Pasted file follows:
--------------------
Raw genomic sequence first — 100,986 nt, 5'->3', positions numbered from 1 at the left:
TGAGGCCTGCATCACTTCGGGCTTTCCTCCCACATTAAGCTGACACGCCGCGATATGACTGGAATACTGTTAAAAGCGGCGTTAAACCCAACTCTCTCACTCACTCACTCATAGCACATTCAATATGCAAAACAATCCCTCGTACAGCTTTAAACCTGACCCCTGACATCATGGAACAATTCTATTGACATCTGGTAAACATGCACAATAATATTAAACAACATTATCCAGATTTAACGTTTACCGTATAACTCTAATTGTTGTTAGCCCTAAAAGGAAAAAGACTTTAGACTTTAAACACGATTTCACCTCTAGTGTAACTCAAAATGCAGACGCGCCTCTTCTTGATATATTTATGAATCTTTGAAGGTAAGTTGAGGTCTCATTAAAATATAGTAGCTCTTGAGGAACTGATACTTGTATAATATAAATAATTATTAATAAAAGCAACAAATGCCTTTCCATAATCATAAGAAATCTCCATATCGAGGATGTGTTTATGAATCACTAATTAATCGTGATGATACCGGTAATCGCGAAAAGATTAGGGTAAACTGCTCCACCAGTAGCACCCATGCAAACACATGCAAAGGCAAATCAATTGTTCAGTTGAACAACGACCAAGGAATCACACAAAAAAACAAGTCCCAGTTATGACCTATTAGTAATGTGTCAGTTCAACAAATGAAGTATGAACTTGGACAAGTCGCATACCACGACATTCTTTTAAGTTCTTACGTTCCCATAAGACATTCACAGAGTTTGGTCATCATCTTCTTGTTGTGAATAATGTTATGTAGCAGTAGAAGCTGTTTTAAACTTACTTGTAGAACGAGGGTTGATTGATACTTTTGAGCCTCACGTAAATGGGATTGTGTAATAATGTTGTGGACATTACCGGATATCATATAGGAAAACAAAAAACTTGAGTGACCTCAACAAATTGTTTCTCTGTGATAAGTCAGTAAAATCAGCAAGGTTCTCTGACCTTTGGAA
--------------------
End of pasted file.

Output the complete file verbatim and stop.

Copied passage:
Raw genomic sequence first — 100,986 nt, 5'->3', positions numbered from 1 at the left:
TGAGGCCTGCATCACTTCGGGCTTTCCTCCCACATTAAGCTGACACGCCGCGATATGACTGGAATACTGTTAAAAGCGGCGTTAAACCCAACTCTCTCACTCACTCACTCATAGCACATTCAATATGCAAAACAATCCCTCGTACAGCTTTAAACCTGACCCCTGACATCATGGAACAATTCTATTGACATCTGGTAAACATGCACAATAATATTAAACAACATTATCCAGATTTAACGTTTACCGTATAACTCTAATTGTTGTTAGCCCTAAAAGGAAAAAGACTTTAGACTTTAAACACGATTTCACCTCTAGTGTAACTCAAAATGCAGACGCGCCTCTTCTTGATATATTTATGAATCTTTGAAGGTAAGTTGAGGTCTCATTAAAATATAGTAGCTCTTGAGGAACTGATACTTGTATAATATAAATAATTATTAATAAAAGCAACAAATGCCTTTCCATAATCATAAGAAATCTCCATATCGAGGATGTGTTTATGAATCACTAATTAATCGTGATGATACCGGTAATCGCGAAAAGATTAGGGTAAACTGCTCCACCAGTAGCACCCATGCAAACACATGCAAAGGCAAATCAATTGTTCAGTTGAACAACGACCAAGGAATCACACAAAAAAACAAGTCCCAGTTATGACCTATTAGTAATGTGTCAGTTCAACAAATGAAGTATGAACTTGGACAAGTCGCATACCACGACATTCTTTTAAGTTCTTACGTTCCCATAAGACATTCACAGAGTTTGGTCATCATCTTCTTGTTGTGAATAATGTTATGTAGCAGTAGAAGCTGTTTTAAACTTACTTGTAGAACGAGGGTTGATTGATACTTTTGAGCCTCACGTAAATGGGATTGTGTAATAATGTTGTGGACATTACCGGATATCATATAGGAAAACAAAAAACTTGAGTGACCTCAACAAATTGTTTCTCTGTGATAAGTCAGTAAAATCAGCAAGGTTCTCTGACCTTTGGAA